The Supreme Court this week heard arguments in Paroline v. United States about restitution for victims of child pornography. This case reflects the recent awareness among lawmakers, courts and the media about sexual exploitation. This is a welcome development. But a significant group of child victims remains unrecognized as such -- children in the commercial sex industry.
The federal government has estimated that at least 100,000 minors every year are sold for sex in the U.S. The men who purchase and pimp them are rarely punished. And little is done to prevent this epidemic. Run-away shelters, safe housing and services for these children are perennially underfunded.
Instead, the most common reaction is to punish these victims. In almost every state, trafficked minors are routinely arrested, prosecuted and incarcerated for prostitution or related charges. Many of them are very young, entering "the life" at an average age of 11 to 14 years old. The evidence is clear that these children are extremely vulnerable, with over half of them having experienced sexual or physical abuse, and many of them taking to the streets to escape dysfunctional families. Experts estimate that, once he or she has run away, a young person will be approached within 48 to 72 hours to engage in prostitution. Many of them, with no safe place to sleep and no money to buy food, have no other choice.
Undoubtedly, many police officers and judges do not want to lock up these boys and girls. Yet they are wary of letting them back on the streets, to face beatings or worse at the hands of pimps and customers. As one Chicago cop asked: "What do you do with these [children]?. . .You need a place where they can stay where they can be safe." I don't blame these individuals on the front lines. But I do question why we as a society have made jail the only safe place for vulnerable kids.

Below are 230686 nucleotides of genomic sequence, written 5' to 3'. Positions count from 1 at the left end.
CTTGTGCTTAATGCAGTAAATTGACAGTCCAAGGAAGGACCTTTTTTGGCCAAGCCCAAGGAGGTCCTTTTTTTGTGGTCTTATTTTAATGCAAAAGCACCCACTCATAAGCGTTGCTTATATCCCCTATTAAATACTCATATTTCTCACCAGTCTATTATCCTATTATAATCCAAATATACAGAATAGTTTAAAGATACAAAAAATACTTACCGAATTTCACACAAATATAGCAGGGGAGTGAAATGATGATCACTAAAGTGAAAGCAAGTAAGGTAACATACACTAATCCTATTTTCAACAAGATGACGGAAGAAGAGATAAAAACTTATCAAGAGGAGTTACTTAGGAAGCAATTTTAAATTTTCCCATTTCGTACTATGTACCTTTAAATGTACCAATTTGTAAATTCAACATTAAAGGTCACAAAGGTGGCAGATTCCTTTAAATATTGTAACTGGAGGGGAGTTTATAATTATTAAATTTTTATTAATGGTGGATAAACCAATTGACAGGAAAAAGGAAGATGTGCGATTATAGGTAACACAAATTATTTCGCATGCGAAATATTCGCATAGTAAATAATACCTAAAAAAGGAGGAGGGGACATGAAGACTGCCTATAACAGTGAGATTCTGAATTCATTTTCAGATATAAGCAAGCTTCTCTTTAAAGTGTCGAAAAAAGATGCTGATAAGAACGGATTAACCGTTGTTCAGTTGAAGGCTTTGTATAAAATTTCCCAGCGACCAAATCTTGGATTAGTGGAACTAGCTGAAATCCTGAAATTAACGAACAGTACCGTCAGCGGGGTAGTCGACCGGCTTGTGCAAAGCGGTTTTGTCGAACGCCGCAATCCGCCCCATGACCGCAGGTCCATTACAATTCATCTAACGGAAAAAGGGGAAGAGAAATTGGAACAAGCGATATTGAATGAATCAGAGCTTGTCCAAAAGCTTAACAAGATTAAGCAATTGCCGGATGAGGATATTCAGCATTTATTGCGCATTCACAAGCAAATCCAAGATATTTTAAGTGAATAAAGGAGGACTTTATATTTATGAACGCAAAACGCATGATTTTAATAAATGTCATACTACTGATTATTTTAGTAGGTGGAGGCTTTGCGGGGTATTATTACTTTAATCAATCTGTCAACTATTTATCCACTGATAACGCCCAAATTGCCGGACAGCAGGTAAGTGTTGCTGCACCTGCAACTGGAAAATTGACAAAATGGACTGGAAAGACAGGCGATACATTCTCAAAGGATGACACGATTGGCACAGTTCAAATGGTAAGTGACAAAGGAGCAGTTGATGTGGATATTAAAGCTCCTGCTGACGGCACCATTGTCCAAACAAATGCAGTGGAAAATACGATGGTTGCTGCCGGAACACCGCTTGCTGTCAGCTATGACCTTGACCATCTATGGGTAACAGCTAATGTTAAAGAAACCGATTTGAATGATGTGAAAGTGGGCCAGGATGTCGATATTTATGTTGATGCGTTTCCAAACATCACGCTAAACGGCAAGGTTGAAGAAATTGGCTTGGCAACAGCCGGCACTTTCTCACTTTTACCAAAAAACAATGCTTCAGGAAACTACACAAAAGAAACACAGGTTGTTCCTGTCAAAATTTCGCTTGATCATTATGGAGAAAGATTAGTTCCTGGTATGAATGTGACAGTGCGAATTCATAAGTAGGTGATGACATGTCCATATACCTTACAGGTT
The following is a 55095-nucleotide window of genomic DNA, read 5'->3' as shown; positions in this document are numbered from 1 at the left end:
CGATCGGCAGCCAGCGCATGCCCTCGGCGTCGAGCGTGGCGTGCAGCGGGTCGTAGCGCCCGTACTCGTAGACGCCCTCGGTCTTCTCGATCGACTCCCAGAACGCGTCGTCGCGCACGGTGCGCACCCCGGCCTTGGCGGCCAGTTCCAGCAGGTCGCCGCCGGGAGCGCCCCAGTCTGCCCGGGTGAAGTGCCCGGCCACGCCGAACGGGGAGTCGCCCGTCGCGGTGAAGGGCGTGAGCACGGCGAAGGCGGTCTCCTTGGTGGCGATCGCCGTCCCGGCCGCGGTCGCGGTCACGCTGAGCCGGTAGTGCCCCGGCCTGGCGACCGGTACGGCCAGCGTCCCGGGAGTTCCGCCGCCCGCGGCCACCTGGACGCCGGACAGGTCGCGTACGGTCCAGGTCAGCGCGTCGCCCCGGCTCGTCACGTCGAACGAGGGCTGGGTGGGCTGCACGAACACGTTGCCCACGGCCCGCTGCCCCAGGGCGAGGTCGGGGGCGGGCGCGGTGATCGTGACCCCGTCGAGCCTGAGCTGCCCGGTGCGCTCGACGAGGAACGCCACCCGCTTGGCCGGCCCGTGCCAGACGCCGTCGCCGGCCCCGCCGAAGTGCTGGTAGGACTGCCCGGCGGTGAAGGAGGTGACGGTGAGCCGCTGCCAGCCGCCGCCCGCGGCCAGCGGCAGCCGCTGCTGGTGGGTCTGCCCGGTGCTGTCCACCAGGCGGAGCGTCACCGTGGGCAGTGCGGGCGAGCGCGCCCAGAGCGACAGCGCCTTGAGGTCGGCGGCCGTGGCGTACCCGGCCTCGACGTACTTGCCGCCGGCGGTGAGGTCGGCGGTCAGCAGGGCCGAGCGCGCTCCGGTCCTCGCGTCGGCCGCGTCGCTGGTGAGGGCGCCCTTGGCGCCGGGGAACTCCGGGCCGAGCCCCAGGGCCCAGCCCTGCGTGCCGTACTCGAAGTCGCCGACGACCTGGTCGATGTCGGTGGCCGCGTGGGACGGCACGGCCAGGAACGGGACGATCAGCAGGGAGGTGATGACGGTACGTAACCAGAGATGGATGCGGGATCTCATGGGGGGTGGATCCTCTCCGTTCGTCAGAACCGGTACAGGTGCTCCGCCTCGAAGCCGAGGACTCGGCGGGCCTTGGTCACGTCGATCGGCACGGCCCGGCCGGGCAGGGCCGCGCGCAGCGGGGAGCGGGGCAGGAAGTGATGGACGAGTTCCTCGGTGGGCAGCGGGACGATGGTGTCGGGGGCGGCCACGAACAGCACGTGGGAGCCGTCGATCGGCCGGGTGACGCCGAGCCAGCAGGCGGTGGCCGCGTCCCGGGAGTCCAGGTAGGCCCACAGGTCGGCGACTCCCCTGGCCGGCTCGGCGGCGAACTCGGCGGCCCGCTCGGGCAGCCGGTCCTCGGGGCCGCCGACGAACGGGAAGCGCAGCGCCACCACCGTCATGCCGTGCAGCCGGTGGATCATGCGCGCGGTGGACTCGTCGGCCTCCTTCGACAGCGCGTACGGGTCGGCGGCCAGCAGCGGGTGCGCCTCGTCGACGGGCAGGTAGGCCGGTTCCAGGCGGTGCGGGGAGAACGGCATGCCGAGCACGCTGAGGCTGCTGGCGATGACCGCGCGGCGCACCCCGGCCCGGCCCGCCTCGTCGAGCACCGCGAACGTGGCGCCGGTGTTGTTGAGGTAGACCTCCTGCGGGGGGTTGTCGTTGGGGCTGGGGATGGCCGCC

All prostituted minors under 18 years old qualify as trafficking victims under the federal Trafficking Victims Protection Act, regardless of whether they are born in Bosnia or Brooklyn. Most children in the commercial sex industry would also qualify as victims under statutory rape laws. Yet I could find not a single case of a customer of a trafficked child being prosecuted for statutory rape. Prosecutions under trafficking laws remain rare, a drop in the bucket compared to the numbers of minors prosecuted for prostitution.
Prosecuting and jailing these children is not only unfair, but also ineffective. Young people exit the system with no services or housing in place. Not surprisingly, then, most return to their pimps or to the families they fled. Treating these victimized youth as criminals also renders them less likely to seek assistance in the future.
This bleak picture is slowly starting to change. About 10 states have passed "safe harbor laws" permitting trafficked minors to be taken out of the criminal system. Yet all but one of these states still allow for the prosecution and incarceration of some youth, and none of these laws is adequately funded. Child sexual exploitation will continue to go largely unchecked until real resources are devoted to safe housing and therapeutic services. Children depicted in pornography, like "Amy," whose images are at issue in the Paroline case, have suffered terribly. But so have the thousands of young people who are sold for sex on websites and dark streets. All these children deserve recognition and restitution as the victims they are.
Cynthia Godsoe teaches criminal and family law at Brooklyn Law School, and is on the board of GEMS, an organization serving girls and young women who have experienced commercial sexual exploitation and domestic trafficking.